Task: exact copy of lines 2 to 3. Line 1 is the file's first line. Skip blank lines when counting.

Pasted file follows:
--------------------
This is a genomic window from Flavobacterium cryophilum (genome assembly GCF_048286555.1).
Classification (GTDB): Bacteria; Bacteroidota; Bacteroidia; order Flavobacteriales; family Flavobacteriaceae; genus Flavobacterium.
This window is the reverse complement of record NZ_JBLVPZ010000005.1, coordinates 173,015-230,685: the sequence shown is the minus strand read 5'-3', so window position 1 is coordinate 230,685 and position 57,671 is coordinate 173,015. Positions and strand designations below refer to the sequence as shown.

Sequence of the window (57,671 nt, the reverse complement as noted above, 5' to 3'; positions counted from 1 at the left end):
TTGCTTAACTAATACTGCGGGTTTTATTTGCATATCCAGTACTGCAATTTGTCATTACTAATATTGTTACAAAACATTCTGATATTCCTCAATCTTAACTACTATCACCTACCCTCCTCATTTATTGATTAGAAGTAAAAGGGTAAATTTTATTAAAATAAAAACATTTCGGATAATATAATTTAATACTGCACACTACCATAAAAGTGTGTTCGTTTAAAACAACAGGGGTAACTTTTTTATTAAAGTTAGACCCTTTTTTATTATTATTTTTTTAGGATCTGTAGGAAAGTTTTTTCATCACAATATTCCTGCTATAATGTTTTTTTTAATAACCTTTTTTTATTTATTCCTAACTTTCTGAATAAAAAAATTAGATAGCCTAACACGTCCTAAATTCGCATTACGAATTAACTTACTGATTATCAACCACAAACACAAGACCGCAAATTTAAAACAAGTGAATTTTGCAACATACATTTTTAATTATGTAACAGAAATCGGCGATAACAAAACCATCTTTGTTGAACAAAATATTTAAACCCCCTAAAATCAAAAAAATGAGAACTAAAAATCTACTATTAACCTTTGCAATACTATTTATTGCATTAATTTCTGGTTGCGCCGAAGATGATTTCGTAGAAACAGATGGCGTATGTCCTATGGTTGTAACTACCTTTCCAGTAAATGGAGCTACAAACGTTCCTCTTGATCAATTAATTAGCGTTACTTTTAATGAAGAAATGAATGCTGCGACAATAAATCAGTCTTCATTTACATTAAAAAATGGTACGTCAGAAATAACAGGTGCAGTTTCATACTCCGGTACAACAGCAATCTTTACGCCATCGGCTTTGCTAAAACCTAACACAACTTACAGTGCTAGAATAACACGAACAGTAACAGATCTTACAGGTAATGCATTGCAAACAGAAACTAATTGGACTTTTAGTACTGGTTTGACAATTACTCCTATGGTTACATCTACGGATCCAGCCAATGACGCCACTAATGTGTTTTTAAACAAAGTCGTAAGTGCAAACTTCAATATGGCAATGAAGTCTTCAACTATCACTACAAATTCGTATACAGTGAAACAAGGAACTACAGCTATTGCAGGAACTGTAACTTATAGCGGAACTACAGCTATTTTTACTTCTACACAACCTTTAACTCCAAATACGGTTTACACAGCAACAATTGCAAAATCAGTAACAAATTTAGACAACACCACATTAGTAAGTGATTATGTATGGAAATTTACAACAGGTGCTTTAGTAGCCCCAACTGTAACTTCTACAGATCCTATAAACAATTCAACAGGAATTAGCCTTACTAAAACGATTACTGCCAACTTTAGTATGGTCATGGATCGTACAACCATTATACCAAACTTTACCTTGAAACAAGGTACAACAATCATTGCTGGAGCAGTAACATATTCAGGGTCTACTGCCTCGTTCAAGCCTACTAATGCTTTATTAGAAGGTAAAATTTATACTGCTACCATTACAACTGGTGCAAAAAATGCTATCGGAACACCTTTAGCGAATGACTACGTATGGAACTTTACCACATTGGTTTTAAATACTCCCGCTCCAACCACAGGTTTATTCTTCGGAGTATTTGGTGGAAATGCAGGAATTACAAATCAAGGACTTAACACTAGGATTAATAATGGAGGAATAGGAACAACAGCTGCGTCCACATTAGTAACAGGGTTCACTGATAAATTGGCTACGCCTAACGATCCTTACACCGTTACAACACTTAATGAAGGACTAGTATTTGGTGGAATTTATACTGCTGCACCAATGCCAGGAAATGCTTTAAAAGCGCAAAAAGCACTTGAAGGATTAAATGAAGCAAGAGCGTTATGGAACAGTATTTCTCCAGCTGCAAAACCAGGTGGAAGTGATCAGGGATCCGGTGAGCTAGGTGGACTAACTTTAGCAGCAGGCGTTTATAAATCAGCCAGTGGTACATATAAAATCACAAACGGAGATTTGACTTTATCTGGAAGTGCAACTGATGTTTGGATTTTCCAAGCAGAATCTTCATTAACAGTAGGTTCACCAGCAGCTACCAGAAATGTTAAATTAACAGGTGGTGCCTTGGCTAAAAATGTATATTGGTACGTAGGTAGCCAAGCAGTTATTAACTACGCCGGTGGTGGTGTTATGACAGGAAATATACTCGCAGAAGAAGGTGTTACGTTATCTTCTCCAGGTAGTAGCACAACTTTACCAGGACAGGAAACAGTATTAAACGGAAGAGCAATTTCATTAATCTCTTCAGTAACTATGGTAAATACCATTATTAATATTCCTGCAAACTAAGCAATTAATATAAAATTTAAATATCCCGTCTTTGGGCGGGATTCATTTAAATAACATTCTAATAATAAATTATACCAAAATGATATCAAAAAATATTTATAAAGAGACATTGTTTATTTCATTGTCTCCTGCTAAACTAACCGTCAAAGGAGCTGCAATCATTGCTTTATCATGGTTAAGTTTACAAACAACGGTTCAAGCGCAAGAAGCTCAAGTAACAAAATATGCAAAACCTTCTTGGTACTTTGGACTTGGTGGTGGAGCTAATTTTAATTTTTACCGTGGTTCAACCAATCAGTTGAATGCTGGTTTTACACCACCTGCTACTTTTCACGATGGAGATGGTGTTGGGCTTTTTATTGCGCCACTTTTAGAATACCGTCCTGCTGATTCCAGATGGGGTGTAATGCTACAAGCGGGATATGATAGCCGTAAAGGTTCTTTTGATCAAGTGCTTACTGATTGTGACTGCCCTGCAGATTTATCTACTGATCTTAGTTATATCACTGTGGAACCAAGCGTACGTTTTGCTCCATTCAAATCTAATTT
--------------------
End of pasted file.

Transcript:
Classification (GTDB): Bacteria; Bacteroidota; Bacteroidia; order Flavobacteriales; family Flavobacteriaceae; genus Flavobacterium.
This window is the reverse complement of record NZ_JBLVPZ010000005.1, coordinates 173,015-230,685: the sequence shown is the minus strand read 5'-3', so window position 1 is coordinate 230,685 and position 57,671 is coordinate 173,015. Positions and strand designations below refer to the sequence as shown.